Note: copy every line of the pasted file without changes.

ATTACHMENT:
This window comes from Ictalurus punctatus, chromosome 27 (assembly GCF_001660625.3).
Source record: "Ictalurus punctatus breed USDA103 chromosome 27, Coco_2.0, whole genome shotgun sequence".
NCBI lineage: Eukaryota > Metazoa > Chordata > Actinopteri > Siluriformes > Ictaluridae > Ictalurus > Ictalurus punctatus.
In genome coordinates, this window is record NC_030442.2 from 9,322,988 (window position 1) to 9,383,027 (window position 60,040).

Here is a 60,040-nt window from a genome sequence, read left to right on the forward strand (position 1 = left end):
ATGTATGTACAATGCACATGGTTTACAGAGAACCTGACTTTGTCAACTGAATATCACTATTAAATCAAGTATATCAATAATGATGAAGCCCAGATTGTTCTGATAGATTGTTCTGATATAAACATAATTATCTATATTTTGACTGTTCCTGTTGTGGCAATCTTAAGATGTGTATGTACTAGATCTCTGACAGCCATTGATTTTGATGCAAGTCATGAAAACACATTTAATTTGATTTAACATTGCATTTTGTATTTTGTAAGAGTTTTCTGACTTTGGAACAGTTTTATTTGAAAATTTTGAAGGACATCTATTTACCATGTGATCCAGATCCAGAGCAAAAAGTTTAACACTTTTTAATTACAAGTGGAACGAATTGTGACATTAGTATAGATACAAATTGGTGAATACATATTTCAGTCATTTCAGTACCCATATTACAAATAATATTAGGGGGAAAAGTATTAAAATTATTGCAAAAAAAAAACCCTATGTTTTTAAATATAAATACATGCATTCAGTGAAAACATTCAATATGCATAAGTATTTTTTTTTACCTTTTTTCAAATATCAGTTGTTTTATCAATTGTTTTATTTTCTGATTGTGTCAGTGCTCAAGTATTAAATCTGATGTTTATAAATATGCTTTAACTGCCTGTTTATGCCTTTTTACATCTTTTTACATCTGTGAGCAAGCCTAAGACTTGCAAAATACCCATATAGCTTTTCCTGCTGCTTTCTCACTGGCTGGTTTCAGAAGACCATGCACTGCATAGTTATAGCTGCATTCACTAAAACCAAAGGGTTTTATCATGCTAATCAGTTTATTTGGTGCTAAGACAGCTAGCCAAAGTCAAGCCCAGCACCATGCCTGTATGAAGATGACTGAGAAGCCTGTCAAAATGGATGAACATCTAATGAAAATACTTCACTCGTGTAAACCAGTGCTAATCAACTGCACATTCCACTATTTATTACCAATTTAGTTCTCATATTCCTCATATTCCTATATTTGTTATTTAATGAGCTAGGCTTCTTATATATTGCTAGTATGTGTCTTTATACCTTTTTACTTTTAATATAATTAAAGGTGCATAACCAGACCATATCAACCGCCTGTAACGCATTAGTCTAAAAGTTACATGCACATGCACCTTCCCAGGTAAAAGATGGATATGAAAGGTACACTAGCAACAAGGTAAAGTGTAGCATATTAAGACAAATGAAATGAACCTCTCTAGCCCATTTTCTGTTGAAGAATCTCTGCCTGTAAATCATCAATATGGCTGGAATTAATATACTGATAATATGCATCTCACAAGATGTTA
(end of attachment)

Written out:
This window comes from Ictalurus punctatus, chromosome 27 (assembly GCF_001660625.3).
Source record: "Ictalurus punctatus breed USDA103 chromosome 27, Coco_2.0, whole genome shotgun sequence".
NCBI lineage: Eukaryota > Metazoa > Chordata > Actinopteri > Siluriformes > Ictaluridae > Ictalurus > Ictalurus punctatus.
In genome coordinates, this window is record NC_030442.2 from 9,322,988 (window position 1) to 9,383,027 (window position 60,040).

Here is a 60,040-nt window from a genome sequence, read left to right on the forward strand (position 1 = left end):
ATGTATGTACAATGCACATGGTTTACAGAGAACCTGACTTTGTCAACTGAATATCACTATTAAATCAAGTATATCAATAATGATGAAGCCCAGATTGTTCTGATAGATTGTTCTGATATAAACATAATTATCTATATTTTGACTGTTCCTGTTGTGGCAATCTTAAGATGTGTATGTACTAGATCTCTGACAGCCATTGATTTTGATGCAAGTCATGAAAACACATTTAATTTGATTTAACATTGCATTTTGTATTTTGTAAGAGTTTTCTGACTTTGGAACAGTTTTATTTGAAAATTTTGAAGGACATCTATTTACCATGTGATCCAGATCCAGAGCAAAAAGTTTAACACTTTTTAATTACAAGTGGAACGAATTGTGACATTAGTATAGATACAAATTGGTGAATACATATTTCAGTCATTTCAGTACCCATATTACAAATAATATTAGGGGGAAAAGTATTAAAATTATTGCAAAAAAAAAACCCTATGTTTTTAAATATAAATACATGCATTCAGTGAAAACATTCAATATGCATAAGTATTTTTTTTTACCTTTTTTCAAATATCAGTTGTTTTATCAATTGTTTTATTTTCTGATTGTGTCAGTGCTCAAGTATTAAATCTGATGTTTATAAATATGCTTTAACTGCCTGTTTATGCCTTTTTACATCTTTTTACATCTGTGAGCAAGCCTAAGACTTGCAAAATACCCATATAGCTTTTCCTGCTGCTTTCTCACTGGCTGGTTTCAGAAGACCATGCACTGCATAGTTATAGCTGCATTCACTAAAACCAAAGGGTTTTATCATGCTAATCAGTTTATTTGGTGCTAAGACAGCTAGCCAAAGTCAAGCCCAGCACCATGCCTGTATGAAGATGACTGAGAAGCCTGTCAAAATGGATGAACATCTAATGAAAATACTTCACTCGTGTAAACCAGTGCTAATCAACTGCACATTCCACTATTTATTACCAATTTAGTTCTCATATTCCTCATATTCCTATATTTGTTATTTAATGAGCTAGGCTTCTTATATATTGCTAGTATGTGTCTTTATACCTTTTTACTTTTAATATAATTAAAGGTGCATAACCAGACCATATCAACCGCCTGTAACGCATTAGTCTAAAAGTTACATGCACATGCACCTTCCCAGGTAAAAGATGGATATGAAAGGTACACTAGCAACAAGGTAAAGTGTAGCATATTAAGACAAATGAAATGAACCTCTCTAGCCCATTTTCTGTTGAAGAATCTCTGCCTGTAAATCATCAATATGGCTGGAATTAATATACTGATAATATGCATCTCACAAGATGTTA